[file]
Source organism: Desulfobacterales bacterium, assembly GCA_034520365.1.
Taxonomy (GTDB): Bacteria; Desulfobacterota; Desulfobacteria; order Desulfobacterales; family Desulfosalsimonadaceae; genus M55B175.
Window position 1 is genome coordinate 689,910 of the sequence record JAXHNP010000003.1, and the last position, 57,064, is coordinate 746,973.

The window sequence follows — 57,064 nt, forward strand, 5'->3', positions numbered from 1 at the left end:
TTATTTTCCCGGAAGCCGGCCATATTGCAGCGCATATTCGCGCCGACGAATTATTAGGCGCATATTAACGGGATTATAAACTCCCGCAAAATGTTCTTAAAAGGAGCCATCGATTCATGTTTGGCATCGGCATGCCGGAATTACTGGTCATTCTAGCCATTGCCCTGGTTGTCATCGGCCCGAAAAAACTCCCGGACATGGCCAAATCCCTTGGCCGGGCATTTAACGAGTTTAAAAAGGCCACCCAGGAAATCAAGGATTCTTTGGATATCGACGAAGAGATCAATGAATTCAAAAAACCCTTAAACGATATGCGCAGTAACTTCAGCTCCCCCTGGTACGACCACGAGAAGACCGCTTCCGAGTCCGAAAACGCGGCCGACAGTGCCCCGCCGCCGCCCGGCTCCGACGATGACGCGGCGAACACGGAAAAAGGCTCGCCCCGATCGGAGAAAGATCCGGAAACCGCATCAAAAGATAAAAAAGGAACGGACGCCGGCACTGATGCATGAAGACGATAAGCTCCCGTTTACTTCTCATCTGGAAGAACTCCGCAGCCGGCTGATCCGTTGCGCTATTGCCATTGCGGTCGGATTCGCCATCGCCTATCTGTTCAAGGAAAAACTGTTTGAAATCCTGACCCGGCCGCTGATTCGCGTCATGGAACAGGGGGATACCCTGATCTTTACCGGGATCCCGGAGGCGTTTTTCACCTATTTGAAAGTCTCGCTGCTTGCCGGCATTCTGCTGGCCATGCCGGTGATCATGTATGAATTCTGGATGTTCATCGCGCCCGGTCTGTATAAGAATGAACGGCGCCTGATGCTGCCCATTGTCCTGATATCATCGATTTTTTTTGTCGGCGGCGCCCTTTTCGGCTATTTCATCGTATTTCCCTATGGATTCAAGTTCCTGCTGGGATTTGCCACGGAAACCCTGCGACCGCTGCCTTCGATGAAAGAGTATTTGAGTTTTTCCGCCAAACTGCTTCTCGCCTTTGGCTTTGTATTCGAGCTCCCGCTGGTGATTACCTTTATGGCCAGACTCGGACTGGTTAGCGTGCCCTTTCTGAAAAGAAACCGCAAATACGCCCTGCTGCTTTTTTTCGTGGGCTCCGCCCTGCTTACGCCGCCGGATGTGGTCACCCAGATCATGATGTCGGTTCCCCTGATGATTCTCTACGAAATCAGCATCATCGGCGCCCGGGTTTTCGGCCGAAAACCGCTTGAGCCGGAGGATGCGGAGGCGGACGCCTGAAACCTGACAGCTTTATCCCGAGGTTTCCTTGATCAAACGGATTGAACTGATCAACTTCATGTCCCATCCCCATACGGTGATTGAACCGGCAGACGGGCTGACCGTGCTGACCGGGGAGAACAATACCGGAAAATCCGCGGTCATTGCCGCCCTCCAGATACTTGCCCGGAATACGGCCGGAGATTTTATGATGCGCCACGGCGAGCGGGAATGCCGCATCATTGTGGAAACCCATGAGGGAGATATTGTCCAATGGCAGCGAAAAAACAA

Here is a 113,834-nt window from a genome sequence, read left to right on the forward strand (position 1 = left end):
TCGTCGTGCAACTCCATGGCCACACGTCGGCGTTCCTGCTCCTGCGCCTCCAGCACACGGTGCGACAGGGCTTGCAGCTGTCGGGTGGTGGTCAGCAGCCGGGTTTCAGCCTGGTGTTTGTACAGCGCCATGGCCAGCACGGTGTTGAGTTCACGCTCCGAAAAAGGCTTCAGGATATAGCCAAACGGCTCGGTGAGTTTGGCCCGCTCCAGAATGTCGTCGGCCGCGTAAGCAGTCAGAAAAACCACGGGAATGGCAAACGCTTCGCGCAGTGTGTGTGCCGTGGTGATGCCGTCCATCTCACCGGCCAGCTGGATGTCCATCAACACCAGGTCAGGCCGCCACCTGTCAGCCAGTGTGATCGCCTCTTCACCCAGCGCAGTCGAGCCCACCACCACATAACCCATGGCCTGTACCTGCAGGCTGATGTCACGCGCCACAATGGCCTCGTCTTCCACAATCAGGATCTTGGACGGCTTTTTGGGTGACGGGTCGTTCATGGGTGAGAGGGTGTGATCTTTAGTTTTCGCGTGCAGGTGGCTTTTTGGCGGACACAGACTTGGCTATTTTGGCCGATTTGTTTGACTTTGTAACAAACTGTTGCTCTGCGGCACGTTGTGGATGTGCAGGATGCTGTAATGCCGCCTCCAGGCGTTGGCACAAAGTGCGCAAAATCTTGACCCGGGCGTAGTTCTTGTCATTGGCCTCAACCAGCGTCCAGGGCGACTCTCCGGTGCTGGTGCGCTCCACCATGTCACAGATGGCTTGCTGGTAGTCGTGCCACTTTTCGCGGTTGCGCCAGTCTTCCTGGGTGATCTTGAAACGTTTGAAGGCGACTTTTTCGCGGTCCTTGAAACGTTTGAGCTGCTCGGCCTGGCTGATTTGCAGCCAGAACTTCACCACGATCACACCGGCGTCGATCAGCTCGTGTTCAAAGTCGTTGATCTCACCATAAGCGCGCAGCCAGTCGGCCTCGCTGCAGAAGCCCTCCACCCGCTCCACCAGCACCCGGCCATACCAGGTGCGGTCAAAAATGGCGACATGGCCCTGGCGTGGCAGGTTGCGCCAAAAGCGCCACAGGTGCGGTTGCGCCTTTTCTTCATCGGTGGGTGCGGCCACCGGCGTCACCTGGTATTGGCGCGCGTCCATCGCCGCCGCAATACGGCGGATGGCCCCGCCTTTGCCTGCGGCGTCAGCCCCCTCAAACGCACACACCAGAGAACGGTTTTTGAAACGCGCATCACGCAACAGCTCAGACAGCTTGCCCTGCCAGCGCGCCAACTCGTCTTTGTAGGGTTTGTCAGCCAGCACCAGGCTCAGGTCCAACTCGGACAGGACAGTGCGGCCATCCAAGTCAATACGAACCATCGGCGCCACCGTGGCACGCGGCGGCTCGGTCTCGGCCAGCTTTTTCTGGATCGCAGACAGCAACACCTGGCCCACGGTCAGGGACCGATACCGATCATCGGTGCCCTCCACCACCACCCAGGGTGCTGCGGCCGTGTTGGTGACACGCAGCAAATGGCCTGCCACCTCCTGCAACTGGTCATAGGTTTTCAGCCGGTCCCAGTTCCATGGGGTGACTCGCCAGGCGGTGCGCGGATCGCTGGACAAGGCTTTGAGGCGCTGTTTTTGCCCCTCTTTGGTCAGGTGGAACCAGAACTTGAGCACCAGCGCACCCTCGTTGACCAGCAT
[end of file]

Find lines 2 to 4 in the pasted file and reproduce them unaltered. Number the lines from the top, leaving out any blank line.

Taxonomy (GTDB): Bacteria; Desulfobacterota; Desulfobacteria; order Desulfobacterales; family Desulfosalsimonadaceae; genus M55B175.
Window position 1 is genome coordinate 689,910 of the sequence record JAXHNP010000003.1, and the last position, 57,064, is coordinate 746,973.

The window sequence follows — 57,064 nt, forward strand, 5'->3', positions numbered from 1 at the left end: